Institution: University Pain Center, Department of Anesthesiology, University Hospital Center and University of Lausanne, Lausanne, Switzerland.
Original Research Article
Block of the Superior Cervical Ganglion, Description of a Novel Ultrasound-Guided Technique in Human Cadavers
Article first published online: 25 FEB 2013
Wiley Periodicals, Inc
Volume 14, Issue 5, pages 646–649, May 2013
How to Cite
Siegenthaler, A., Haug, M., Eichenberger, U., Suter, M. R. and Moriggl, B. (2013), Block of the Superior Cervical Ganglion, Description of a Novel Ultrasound-Guided Technique in Human Cadavers. Pain Medicine, 14: 646–649. doi: 10.1111/pme.12061
Funding: The trial was funded by the research fund of the Department of Anesthesiology and Pain Therapy, University of Bern, Inselspital Bern, Bern, Switzerland and by the research fund of the Department of Anesthesiology, University Hospital Center, and University of Lausanne, Lausanne, Switzerland.
The authors report no conflict of interest.
- Issue published online: 20 MAY 2013
- Article first published online: 25 FEB 2013
- Department of Anesthesiology and Pain Therapy, University of Bern, Inselspital Bern, Bern, Switzerland
- Department of Anesthesiology, University Hospital Center
- University of Lausanne, Lausanne, Switzerland
- Neuropathic Pain;
- Pain Management;
- Sympathetic Block;
Injection of opioids to the superior cervical ganglion (SCG) has been reported to provide pain relief in patients suffering from different kinds of neuropathic facial pain conditions, such as trigeminal neuralgia, postherpetic neuralgia, and atypical facial pain. The classic approach to the SCG is a transoral technique using a so-called “stopper” to prevent accidental carotid artery puncture. The main disadvantage of this technique is that the needle tip is positioned distant from the actual target, possibly impeding successful block of the SCG. A further limitation is that injection of local anesthetics due to potential carotid artery puncture is contraindicated. We hypothesized that the SCG can be identified and blocked using ultrasound imaging, potentially increasing precision of this technique.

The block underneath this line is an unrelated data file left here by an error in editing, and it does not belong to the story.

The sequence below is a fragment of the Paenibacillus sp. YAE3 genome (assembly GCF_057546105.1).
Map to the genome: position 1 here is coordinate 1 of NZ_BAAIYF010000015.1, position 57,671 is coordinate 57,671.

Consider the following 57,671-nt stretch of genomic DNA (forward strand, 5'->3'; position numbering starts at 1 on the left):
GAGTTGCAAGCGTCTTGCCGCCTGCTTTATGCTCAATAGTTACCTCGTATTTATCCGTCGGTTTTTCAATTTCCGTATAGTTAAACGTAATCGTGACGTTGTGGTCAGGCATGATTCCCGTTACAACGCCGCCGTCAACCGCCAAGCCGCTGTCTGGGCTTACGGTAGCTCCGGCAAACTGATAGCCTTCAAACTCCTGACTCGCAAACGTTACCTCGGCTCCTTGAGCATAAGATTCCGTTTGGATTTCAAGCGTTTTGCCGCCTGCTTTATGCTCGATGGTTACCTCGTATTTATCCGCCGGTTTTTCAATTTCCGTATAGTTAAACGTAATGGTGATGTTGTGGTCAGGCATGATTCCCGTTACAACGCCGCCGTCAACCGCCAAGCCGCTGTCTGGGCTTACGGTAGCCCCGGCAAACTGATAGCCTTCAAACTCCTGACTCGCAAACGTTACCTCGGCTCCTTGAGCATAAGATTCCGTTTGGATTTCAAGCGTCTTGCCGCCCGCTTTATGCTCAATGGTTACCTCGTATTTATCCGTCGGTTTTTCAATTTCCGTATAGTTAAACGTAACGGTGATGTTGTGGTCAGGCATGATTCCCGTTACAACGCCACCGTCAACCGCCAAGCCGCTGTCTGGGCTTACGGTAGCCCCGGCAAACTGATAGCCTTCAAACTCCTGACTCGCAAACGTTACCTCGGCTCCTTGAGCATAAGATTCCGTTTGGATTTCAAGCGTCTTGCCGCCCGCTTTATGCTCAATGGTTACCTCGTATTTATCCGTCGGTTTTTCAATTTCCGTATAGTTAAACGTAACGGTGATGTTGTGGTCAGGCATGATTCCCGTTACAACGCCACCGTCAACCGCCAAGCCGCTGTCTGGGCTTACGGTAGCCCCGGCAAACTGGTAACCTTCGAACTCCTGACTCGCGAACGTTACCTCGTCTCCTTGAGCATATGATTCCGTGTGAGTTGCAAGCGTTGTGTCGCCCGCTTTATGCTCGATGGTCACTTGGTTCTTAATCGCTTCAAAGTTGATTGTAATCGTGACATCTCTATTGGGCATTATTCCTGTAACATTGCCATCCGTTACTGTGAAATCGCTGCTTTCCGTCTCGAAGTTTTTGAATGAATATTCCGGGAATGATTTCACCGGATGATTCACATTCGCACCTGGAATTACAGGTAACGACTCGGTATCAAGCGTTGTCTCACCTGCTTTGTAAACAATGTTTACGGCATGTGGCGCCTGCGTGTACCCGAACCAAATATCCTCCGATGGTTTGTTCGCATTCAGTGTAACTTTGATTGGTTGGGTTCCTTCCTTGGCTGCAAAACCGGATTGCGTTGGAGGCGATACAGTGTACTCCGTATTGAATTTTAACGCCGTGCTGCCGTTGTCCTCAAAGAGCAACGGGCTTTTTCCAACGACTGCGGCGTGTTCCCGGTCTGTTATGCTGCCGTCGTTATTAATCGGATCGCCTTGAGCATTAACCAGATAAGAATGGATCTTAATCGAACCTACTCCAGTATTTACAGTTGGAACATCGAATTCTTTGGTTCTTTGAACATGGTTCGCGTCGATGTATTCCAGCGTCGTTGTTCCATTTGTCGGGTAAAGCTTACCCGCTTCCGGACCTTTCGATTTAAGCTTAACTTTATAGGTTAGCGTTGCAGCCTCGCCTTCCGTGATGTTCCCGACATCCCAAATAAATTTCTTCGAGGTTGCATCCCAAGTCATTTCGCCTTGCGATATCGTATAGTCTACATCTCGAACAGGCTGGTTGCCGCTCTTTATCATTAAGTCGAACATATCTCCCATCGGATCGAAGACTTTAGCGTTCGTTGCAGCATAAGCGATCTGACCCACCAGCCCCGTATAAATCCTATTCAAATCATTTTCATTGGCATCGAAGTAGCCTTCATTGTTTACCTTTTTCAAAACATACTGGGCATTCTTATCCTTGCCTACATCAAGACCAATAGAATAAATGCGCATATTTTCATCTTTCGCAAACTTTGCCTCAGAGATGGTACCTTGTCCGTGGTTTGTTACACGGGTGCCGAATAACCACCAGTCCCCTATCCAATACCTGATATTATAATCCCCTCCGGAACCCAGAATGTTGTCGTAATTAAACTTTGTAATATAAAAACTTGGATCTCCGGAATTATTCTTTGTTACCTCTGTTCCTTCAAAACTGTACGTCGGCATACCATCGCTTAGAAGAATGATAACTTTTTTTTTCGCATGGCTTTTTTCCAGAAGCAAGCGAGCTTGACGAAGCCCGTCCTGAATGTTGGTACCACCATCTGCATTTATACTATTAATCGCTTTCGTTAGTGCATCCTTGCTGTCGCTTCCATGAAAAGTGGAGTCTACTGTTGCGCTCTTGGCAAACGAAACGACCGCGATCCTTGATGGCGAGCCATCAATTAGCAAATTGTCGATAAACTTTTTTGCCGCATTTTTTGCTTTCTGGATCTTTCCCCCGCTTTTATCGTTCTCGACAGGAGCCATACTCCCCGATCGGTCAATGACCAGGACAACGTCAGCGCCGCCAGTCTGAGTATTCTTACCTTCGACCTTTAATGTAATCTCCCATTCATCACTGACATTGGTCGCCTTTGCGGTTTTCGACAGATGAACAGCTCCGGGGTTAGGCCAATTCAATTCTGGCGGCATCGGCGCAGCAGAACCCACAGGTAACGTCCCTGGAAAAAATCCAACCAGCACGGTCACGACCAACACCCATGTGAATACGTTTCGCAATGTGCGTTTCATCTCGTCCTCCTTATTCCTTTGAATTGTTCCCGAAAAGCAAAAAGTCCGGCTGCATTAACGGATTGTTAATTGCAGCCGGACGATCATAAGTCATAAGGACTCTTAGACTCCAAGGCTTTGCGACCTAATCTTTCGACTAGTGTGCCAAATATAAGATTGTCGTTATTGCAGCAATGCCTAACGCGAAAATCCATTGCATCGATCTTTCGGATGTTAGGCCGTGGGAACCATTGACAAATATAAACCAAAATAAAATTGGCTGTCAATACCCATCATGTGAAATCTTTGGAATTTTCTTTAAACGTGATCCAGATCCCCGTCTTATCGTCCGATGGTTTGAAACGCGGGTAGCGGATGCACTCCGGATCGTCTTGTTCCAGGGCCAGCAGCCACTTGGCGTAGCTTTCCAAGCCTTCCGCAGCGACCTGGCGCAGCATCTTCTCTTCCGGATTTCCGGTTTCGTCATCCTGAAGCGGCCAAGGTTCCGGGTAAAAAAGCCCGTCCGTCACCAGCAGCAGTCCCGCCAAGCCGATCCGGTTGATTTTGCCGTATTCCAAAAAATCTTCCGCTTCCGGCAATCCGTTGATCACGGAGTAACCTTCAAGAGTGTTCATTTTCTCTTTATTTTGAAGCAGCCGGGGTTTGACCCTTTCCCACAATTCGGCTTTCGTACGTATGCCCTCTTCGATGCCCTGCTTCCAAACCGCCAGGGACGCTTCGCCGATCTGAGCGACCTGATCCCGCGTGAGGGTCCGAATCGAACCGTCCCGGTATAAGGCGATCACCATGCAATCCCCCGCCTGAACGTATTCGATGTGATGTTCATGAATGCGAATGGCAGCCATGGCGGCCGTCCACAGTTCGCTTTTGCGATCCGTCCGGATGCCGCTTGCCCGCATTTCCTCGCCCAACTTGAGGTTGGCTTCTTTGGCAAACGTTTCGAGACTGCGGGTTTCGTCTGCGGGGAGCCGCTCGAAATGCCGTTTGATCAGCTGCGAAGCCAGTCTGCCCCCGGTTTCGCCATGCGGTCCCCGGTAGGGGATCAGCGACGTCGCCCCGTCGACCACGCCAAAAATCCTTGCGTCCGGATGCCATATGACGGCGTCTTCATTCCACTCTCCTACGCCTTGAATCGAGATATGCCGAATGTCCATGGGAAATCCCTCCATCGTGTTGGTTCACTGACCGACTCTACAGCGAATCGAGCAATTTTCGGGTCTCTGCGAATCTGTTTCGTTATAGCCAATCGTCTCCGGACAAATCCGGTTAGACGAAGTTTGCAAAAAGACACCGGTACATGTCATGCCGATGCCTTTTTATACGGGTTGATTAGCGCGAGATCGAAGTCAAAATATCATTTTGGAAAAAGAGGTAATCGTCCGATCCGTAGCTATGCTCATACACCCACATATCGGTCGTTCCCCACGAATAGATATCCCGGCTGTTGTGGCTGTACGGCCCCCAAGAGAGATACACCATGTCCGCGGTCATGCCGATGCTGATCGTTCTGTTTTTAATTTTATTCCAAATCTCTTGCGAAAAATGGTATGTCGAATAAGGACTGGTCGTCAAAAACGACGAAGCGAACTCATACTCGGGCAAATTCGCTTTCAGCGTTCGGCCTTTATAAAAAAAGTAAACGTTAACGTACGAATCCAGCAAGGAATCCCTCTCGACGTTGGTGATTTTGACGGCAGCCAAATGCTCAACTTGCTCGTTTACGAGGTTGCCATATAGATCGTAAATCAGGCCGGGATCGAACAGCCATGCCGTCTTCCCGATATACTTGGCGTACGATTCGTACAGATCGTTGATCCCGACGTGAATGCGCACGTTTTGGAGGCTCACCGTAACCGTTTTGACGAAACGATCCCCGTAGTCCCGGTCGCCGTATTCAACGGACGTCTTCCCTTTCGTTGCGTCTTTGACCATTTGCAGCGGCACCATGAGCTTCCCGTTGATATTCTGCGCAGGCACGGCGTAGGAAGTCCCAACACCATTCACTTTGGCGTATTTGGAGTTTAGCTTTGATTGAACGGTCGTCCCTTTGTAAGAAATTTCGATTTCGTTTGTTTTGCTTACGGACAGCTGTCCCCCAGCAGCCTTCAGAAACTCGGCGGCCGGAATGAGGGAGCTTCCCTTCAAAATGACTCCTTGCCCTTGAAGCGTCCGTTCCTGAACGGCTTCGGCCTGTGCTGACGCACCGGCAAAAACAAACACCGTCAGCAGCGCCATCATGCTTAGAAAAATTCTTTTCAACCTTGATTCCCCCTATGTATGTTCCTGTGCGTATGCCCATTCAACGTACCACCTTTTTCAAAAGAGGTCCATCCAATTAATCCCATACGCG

In this pilot study, 20 US-guided simulated blocks of the SCG were performed in 10 human cadavers in order to determine the accuracy of this novel block technique. After injection of 0.1 mL of dye, the cadavers were dissected to evaluate the needle position and coloring of the SCG.
Nineteen of the 20 needle tips were located in or next to the SCG. This corresponded to a simulated block success rate of 95% (95% confidence interval 85–100%). In 17 cases, the SCG was completely colored, and in two cases, the caudal half of the SCG was colored with dye.
The anatomical dissections confirmed that our ultrasound-guided approach to the SCG is accurate. Ultrasound could become an attractive alternative to the “blind” transoral technique of SCG blocks.